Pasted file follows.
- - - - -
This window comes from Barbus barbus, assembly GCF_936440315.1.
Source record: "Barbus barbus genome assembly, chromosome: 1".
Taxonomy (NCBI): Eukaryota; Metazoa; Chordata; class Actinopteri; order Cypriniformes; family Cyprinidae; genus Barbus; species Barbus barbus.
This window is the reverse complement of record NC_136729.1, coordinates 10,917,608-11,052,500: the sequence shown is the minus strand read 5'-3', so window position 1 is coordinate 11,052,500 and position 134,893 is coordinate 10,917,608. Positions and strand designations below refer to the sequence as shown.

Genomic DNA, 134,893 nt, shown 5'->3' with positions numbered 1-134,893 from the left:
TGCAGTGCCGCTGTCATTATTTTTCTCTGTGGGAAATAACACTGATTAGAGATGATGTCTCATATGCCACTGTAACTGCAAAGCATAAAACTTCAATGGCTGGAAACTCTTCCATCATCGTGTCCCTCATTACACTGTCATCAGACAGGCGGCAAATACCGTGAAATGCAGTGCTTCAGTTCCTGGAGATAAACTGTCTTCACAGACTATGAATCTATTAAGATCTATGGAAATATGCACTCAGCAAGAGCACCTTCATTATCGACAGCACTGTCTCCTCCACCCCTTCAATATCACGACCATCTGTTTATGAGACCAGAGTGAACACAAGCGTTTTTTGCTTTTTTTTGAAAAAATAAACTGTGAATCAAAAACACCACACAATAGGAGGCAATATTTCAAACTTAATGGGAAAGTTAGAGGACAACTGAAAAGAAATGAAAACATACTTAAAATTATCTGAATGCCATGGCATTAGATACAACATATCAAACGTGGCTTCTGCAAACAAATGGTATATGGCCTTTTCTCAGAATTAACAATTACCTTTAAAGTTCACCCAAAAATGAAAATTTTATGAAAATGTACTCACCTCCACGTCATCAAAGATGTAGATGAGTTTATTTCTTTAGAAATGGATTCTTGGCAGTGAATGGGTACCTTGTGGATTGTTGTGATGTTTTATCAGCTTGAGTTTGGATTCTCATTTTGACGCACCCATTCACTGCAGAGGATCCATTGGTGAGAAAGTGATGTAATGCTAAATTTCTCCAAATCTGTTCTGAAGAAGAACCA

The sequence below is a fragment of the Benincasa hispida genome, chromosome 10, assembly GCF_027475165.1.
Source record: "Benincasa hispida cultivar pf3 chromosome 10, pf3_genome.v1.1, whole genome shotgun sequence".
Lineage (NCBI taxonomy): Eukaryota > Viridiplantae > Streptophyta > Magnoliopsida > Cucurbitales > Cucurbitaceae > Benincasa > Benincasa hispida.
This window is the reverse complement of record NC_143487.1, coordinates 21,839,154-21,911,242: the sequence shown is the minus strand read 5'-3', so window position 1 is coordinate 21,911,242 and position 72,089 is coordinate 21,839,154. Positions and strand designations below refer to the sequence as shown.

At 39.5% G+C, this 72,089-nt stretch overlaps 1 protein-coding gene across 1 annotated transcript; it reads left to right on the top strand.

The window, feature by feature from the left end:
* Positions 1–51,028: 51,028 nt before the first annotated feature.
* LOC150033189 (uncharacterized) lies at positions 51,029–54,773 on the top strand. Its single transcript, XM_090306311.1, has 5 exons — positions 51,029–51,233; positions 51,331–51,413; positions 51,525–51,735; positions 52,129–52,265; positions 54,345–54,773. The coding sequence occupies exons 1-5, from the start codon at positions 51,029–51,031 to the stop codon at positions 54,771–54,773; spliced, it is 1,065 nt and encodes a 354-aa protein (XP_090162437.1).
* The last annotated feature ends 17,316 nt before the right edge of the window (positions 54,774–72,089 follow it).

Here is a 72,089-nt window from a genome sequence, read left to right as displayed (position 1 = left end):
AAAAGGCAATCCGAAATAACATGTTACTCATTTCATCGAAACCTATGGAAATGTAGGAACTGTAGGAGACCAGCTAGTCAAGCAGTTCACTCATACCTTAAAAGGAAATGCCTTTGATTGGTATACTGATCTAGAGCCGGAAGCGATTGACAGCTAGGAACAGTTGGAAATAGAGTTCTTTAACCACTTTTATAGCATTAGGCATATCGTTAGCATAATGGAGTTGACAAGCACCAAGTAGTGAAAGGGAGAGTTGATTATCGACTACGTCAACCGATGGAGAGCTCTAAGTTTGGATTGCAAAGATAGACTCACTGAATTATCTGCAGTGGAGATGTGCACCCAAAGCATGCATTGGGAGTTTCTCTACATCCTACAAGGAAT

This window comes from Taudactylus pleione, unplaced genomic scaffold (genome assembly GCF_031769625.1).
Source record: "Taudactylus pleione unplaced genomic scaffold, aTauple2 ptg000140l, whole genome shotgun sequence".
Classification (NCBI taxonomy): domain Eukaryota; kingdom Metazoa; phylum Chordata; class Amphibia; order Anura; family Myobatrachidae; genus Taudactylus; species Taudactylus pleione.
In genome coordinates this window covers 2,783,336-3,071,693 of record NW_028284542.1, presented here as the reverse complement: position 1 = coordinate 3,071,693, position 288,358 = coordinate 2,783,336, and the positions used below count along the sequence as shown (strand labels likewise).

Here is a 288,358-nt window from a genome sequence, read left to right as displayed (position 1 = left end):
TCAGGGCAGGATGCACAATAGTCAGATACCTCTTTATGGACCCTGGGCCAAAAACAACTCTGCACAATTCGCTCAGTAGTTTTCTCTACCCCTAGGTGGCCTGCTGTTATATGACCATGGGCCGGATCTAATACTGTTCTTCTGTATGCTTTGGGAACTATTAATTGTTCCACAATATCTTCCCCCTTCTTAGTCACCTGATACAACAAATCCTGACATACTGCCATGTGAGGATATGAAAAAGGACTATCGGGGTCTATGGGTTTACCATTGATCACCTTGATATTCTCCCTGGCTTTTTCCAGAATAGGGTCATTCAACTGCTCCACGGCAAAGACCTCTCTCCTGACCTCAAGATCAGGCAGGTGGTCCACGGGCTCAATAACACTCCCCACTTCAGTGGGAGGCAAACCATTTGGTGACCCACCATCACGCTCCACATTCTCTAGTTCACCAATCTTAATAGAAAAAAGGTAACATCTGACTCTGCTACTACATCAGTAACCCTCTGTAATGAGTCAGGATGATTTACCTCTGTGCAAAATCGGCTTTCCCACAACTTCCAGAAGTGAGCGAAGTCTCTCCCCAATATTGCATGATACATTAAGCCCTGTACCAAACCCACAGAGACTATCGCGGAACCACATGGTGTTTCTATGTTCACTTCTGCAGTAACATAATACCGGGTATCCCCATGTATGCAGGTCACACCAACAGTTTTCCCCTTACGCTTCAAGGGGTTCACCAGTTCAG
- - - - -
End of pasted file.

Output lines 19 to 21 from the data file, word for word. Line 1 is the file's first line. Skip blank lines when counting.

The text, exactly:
Source record: "Taudactylus pleione unplaced genomic scaffold, aTauple2 ptg000140l, whole genome shotgun sequence".
Classification (NCBI taxonomy): domain Eukaryota; kingdom Metazoa; phylum Chordata; class Amphibia; order Anura; family Myobatrachidae; genus Taudactylus; species Taudactylus pleione.
In genome coordinates this window covers 2,783,336-3,071,693 of record NW_028284542.1, presented here as the reverse complement: position 1 = coordinate 3,071,693, position 288,358 = coordinate 2,783,336, and the positions used below count along the sequence as shown (strand labels likewise).